A Bishop Ring[1] is a type of hypothetical rotating space habitat originally proposed in 1997 by Forrest Bishop of the Institute of Atomic-Scale Engineering.[2] The concept is a smaller scale version of the Banks Orbital, which itself is a smaller version of the Niven ring.[3] Like other space habitat designs, the Bishop Ring would spin to produce artificial gravity by way of centrifugal force. The design differs from the classical designs produced in the 1970s by Gerard K. O'Neill and NASA in that it would use carbon nanotubes instead of steel, allowing the habitat to be built much larger. In the original proposal, the habitat would be approximately 1,000 km (620 mi) in radius and 500 km (310 mi) in width, containing 3 million square kilometers (1.2 million square miles) of living space,[2] comparable to the area of Argentina or India.

Because of its enormous scale, the Bishop Ring would not need to be enclosed like the Stanford torus: it could be built without a "roof",[1] with the atmosphere retained by artificial gravity and atmosphere retention walls some 200 km (120 mi) in height. The habitat would be oriented with its axis of rotation perpendicular to the plane of its orbit, with either an arrangement of mirrors to reflect sunlight onto the inner rim or an artificial light source in the middle, powered by a combination of solar panels on the outer rim and solar power satellites.[2]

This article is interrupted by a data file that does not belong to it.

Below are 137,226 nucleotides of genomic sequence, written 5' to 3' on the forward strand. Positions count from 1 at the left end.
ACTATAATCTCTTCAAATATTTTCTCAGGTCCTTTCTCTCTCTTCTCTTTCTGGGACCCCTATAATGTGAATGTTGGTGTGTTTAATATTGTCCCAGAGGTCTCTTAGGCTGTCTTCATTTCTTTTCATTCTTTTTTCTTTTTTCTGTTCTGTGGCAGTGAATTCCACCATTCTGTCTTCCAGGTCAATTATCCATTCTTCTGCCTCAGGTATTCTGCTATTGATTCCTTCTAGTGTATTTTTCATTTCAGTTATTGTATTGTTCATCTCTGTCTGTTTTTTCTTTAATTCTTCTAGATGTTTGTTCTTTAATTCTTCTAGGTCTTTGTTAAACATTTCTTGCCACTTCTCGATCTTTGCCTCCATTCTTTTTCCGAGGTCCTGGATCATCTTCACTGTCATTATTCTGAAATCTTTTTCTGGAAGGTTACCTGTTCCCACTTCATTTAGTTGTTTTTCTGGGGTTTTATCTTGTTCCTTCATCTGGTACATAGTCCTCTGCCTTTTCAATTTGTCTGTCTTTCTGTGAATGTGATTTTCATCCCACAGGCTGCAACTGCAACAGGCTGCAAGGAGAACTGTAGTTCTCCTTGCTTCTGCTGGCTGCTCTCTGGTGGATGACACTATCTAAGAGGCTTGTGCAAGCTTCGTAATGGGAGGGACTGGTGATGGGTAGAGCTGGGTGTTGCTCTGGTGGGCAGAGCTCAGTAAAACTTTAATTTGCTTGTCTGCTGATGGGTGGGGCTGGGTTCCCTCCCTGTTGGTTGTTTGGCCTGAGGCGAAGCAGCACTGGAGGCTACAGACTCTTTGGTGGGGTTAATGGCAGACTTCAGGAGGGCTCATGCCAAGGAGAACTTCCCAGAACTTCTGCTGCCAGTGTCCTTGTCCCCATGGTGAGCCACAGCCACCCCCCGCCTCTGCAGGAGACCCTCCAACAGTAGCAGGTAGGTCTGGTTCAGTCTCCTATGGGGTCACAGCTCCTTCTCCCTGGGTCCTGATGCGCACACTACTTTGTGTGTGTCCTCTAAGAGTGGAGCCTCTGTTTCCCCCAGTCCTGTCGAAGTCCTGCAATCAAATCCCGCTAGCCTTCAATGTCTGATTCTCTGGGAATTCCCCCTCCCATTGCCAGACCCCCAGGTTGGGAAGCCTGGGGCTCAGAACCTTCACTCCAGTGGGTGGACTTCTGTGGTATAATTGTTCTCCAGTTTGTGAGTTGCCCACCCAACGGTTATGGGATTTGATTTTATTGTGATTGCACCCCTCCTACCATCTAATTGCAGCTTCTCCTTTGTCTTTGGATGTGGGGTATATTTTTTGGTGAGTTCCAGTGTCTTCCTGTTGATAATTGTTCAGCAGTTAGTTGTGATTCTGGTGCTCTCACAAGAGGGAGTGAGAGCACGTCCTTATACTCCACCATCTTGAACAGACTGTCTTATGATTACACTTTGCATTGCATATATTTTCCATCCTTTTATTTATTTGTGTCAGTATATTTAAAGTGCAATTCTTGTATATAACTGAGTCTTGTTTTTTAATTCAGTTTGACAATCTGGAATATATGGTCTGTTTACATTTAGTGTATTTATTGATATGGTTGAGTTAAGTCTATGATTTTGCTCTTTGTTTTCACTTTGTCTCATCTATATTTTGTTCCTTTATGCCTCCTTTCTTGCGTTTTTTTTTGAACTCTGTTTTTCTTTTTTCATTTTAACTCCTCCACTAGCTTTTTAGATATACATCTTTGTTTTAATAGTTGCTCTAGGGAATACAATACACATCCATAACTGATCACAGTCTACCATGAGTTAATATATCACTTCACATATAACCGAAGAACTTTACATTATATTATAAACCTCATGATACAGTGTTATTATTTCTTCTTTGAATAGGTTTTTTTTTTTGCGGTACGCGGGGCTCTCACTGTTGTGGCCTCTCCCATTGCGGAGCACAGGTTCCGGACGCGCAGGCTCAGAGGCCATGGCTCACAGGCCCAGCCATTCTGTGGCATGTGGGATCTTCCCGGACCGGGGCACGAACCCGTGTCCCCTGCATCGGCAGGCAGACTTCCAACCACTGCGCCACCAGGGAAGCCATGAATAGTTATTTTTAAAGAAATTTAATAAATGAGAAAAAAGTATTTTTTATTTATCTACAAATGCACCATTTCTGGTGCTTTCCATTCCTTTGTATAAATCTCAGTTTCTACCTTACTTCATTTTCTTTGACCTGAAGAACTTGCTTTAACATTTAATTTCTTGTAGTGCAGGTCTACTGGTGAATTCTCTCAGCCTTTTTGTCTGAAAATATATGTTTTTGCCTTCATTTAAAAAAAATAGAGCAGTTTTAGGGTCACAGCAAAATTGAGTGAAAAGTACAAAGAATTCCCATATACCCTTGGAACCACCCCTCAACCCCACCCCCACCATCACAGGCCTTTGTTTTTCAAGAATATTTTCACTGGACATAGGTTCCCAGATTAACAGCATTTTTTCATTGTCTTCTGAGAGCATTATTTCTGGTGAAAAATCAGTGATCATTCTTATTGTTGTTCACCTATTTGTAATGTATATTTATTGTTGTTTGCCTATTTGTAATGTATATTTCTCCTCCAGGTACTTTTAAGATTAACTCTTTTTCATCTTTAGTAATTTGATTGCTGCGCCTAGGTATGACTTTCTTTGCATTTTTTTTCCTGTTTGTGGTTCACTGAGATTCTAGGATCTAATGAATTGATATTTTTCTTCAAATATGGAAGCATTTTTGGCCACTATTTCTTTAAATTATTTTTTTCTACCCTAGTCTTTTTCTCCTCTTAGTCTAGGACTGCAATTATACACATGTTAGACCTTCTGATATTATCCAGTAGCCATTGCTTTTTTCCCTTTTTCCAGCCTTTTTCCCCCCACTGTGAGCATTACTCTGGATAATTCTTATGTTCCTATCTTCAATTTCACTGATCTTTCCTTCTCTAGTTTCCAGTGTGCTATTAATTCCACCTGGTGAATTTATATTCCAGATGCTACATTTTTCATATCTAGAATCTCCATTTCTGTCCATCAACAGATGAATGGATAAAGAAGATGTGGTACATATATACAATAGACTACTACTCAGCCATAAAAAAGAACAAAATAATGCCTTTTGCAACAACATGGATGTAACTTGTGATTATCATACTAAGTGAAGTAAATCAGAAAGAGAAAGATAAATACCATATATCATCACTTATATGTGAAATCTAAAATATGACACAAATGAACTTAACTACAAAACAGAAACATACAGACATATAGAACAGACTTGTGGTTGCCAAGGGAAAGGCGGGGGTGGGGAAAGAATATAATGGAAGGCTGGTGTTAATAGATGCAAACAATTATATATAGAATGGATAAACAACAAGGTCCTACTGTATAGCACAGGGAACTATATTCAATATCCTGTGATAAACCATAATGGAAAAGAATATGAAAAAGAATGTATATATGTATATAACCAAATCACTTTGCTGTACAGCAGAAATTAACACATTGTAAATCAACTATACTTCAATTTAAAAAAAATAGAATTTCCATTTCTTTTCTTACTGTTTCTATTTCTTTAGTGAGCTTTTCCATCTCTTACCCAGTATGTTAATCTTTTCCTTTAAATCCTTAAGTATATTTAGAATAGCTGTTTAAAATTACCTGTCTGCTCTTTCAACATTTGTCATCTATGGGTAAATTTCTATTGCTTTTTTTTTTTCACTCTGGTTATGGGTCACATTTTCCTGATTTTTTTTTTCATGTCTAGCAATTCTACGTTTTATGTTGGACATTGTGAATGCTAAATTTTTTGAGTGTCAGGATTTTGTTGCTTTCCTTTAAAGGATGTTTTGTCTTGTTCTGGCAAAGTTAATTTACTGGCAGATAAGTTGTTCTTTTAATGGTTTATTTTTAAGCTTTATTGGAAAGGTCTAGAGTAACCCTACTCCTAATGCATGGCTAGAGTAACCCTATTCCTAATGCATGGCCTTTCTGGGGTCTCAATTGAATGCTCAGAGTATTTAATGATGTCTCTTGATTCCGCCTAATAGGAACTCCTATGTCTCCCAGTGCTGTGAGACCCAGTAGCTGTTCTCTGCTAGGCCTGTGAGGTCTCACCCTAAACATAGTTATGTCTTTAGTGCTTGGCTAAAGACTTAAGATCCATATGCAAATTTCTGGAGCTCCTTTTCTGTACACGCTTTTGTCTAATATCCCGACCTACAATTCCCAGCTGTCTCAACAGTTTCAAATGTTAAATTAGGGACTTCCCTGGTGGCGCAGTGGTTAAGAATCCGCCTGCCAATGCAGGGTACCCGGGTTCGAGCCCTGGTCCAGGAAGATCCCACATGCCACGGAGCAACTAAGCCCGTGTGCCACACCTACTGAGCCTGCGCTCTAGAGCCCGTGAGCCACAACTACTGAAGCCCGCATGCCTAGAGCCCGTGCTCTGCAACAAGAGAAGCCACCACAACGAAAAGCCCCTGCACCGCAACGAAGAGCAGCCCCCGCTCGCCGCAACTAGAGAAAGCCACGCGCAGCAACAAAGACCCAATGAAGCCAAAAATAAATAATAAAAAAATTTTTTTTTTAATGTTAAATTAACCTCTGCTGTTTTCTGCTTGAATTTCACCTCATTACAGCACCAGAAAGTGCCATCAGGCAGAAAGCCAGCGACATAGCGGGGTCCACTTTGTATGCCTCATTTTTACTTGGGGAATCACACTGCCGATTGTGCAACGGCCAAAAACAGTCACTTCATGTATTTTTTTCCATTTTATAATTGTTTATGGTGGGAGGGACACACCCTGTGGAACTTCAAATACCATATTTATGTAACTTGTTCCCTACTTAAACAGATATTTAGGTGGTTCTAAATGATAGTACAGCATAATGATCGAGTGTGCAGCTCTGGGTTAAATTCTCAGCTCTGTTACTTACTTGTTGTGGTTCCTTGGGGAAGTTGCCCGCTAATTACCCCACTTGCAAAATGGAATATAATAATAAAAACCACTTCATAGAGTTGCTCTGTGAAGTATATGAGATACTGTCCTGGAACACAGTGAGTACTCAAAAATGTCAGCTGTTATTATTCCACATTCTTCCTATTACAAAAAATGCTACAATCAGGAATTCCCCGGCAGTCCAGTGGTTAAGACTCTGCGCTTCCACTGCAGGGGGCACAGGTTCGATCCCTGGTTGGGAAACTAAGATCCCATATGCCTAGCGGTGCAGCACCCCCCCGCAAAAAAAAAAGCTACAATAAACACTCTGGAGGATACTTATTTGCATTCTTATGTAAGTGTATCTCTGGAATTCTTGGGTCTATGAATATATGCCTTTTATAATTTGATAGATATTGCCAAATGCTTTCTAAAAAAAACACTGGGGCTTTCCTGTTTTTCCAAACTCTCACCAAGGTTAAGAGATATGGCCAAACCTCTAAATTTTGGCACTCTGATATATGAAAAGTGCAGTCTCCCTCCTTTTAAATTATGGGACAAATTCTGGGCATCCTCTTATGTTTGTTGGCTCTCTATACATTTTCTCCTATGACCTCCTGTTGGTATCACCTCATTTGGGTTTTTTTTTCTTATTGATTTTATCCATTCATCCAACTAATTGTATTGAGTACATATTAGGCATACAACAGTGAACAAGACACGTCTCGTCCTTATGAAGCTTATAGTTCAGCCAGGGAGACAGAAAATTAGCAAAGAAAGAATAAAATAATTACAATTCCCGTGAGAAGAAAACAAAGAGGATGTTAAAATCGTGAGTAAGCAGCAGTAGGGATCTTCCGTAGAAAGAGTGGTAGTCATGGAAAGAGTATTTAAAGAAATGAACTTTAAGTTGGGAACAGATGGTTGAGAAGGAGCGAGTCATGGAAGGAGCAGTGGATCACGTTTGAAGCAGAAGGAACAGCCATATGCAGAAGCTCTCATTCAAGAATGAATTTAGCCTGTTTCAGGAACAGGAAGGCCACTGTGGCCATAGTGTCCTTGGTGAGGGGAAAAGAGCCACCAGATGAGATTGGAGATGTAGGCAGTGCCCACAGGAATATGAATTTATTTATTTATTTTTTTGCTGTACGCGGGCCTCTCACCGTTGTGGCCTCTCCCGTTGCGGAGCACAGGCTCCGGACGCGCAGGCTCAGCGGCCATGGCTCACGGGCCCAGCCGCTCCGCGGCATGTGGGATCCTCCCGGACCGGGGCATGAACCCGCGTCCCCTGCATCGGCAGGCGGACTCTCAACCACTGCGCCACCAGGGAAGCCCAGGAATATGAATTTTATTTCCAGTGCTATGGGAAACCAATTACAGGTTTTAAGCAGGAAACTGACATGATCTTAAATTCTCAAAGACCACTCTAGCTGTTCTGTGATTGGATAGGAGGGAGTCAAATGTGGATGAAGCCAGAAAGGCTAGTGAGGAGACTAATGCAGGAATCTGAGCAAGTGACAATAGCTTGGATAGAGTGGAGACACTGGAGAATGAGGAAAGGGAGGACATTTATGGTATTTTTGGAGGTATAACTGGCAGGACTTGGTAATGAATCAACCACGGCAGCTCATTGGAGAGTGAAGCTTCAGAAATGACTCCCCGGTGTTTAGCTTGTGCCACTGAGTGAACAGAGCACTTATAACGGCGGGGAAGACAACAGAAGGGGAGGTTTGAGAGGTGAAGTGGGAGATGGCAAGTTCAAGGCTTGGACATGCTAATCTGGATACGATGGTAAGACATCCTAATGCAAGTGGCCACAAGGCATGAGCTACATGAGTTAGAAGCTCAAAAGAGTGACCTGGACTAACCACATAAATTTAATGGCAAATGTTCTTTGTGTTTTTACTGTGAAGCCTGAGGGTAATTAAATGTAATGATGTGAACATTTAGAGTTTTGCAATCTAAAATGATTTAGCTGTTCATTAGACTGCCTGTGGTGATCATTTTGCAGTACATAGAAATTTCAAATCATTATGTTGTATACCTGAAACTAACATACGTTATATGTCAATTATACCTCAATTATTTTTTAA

Also unlike the 1970s NASA proposals, where habitats would be placed in cislunar space or the Earth-Moon L4/L5 Lagrangian points, Forrest Bishop considered other possible positions, including the much more distant Sun-Earth L4/L5 Lagrangian points, positions closer to the sun, and positions in the asteroid belt or beyond.[2]

Bishop rings in fiction

See also


  1. ^ a b Rain Noe, "Space Colony Form Factors, Part 3: The Stanford Torus and Beyond", Core77, Aug. 07, 2015. Retrieved 28 May 2018.
  2. ^ a b c d Forrest Bishop, "Open Air Space Habitats", Institute of Atomic-Scale Engineering, 1997. Retrieved 28 May 2018.
  3. ^ Adam Hadhazy, "Could We Build a Ringworld?", Popular Mechanics, Sep 4, 2014. Retrieved 28 May 2018.
  4. ^ M. Alan Kazlev, Todd Drashner and Steve Bowers, "Bishop Ring", Encyclopaedia Galactica website, October 8 2001. Retrieved 28 May 2018.